An industry investigation revealed airtime theft on a mass scale from Vodacom’s prepaid customers, with fraudsters using a gateway developed by the mobile operator to bill victims.
The results of this investigation were provided to MyBroadband on the condition that the source remains anonymous because of the organisation’s relationship with Vodacom.
The investigation, which involved hundreds of thousands of SIM cards across all networks, showed fraudulent WASP billing on a large number of Vodacom prepaid SIMs.
What makes this investigation unique is that it included many SIMs used in IoT devices. It is impossible for these devices to subscribe to a WASP service via USSD or SMS.
Many of the SIMs which were targeted have been in the same IoT devices for many years, which eliminates the possibility of recurring billing a recycled number.
This therefore provides conclusive proof that airtime theft is occurring on Vodacom SIMs, bypassing the subscription and double opt-in requirements for WASP services.
One industry player told MyBroadband this investigation clearly shows the promise of strictly enforcing a fraud-proof “double-opt-in” system never materialised.
“That is why literally any random Vodacom SIM can still be subscribed to WASP services,” the industry player said.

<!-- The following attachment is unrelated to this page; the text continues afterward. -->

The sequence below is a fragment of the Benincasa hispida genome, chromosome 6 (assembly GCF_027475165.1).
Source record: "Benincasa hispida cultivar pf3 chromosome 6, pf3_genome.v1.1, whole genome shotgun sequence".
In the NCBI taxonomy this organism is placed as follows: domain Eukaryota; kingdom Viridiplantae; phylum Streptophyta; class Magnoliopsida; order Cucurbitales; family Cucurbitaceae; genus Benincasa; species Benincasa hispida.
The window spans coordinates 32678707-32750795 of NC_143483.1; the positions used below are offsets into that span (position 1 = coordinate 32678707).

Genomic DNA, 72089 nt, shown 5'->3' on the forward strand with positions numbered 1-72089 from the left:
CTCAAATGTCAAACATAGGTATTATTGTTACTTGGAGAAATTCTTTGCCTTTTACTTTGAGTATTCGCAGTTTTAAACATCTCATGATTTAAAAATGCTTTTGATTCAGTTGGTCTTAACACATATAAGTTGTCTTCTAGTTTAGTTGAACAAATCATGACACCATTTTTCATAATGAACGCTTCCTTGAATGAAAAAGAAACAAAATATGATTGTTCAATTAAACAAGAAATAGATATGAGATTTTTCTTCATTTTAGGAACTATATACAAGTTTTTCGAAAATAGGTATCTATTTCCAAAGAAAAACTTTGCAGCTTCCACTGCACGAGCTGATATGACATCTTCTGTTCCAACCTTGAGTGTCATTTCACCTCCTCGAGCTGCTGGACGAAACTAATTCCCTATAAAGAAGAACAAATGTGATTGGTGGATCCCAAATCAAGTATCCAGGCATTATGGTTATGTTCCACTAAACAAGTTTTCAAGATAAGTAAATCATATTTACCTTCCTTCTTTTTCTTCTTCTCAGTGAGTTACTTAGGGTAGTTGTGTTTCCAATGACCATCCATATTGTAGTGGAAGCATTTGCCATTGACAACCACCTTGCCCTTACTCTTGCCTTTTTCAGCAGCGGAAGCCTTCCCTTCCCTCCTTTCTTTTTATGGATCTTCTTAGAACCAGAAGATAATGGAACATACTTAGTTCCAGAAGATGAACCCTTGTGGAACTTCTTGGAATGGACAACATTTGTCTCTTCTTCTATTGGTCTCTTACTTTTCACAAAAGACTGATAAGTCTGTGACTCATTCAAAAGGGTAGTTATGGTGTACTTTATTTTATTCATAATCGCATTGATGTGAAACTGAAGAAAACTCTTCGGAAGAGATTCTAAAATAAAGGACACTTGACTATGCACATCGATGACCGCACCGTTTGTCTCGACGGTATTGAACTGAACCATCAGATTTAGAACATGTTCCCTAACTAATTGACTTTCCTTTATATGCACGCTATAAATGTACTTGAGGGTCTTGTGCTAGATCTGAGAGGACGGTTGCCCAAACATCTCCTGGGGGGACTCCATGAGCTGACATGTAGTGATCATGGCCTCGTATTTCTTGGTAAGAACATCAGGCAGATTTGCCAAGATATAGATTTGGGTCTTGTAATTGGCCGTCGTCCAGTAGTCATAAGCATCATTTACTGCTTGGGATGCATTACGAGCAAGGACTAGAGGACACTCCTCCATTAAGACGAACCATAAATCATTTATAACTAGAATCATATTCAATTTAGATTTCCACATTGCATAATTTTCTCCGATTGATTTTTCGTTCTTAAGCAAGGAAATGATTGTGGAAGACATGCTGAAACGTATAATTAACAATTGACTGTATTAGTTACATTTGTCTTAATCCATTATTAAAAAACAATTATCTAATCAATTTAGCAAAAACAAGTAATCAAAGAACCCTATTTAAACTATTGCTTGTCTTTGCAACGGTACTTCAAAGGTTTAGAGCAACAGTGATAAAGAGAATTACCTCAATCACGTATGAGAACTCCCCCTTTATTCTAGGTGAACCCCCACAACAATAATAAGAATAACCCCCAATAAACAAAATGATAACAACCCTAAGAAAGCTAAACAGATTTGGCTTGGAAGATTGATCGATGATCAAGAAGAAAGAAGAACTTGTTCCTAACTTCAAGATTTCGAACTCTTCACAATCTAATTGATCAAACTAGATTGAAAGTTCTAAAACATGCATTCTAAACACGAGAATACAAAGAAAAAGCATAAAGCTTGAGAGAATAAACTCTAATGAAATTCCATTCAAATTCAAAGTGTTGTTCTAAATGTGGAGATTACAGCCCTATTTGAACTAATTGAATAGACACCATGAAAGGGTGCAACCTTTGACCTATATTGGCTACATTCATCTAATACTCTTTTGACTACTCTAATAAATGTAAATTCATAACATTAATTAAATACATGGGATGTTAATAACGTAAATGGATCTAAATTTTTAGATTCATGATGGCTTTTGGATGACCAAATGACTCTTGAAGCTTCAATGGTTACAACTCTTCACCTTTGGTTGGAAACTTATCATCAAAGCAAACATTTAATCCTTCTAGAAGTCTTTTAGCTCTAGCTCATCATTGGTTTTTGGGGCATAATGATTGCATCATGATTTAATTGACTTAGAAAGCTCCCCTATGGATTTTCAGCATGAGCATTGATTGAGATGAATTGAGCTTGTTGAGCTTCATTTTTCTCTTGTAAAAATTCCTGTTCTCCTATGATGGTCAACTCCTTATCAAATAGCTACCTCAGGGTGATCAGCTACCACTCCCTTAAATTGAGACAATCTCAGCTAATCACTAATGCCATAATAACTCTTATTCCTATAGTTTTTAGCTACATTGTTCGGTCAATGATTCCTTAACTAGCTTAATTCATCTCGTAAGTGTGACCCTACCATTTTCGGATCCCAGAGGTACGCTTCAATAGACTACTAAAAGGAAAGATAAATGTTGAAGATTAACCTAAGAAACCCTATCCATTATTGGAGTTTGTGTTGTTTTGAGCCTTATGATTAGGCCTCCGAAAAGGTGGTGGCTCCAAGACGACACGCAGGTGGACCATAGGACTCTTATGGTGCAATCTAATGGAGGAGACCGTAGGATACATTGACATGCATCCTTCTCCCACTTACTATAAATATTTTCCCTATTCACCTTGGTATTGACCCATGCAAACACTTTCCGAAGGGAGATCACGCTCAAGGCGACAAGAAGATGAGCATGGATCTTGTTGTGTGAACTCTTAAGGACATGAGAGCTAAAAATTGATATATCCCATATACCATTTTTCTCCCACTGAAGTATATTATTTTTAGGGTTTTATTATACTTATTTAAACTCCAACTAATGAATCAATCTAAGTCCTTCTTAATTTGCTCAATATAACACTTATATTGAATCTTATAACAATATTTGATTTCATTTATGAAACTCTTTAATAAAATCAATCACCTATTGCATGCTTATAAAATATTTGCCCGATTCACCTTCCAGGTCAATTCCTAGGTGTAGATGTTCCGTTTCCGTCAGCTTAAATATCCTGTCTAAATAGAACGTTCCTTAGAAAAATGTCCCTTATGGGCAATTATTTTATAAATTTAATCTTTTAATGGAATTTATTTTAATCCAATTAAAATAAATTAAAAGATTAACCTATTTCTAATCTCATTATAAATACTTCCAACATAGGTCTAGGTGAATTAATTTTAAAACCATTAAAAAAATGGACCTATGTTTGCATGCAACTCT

Here is an example of a Vodacom prepaid SIM – used in a wireless machine-to-machine device since 2014 – which suddenly started to get billed for a “Vodacom Add To Bill” service.
How the airtime theft on Vodacom’s network happens
The majority of the airtime theft which was seen this year occurred using Vodacom’s own “Charge To Bill” gateway.
“Using Charge To Bill as a payment method allows for Vodacom customers to purchase premium content using their Vodacom account,” Vodacom said.
Vodacom’s Charge To Bill API enables content providers to subscribe users to their services and bill them for the content.
There is, however, a problem. According to the information provided to MyBroadband, the system allows rogue WASPs to fraudulently bill subscribers.
What makes the situation worse is that Vodacom allows WASPs which are not Wireless Application Service Providers’ Association (WASPA) members to bill Vodacom clients.
WASPA has a strict Code of Conduct which members must adhere to. Offenders face sanctions like fines or even suspension.
Fraudulent WASPs can, however, easily bypass the WASPA Code of Conduct and sanctions by using Vodacom’s Charge To Bill service.
WASPA GM Ilonka Badenhorst told MyBroadband they do not have jurisdiction over services where mobile operators do not require their partners to be members of the organisation.
She did, however, say that mobile operators ask WASPA to monitor the market and report findings on potential non-compliant activities.
MyBroadband has received information that there are so many fraudulent transactions that the Vodacom team handling this issue is “swamped”.
This is resulting in long turnaround times to suspend fraudulent WASPs. During this time, Vodacom subscribers’ airtime is stolen with impunity.
These rogue WASPs typically target prepaid SIMs, as WASP billing is not easily detected as there is no bill.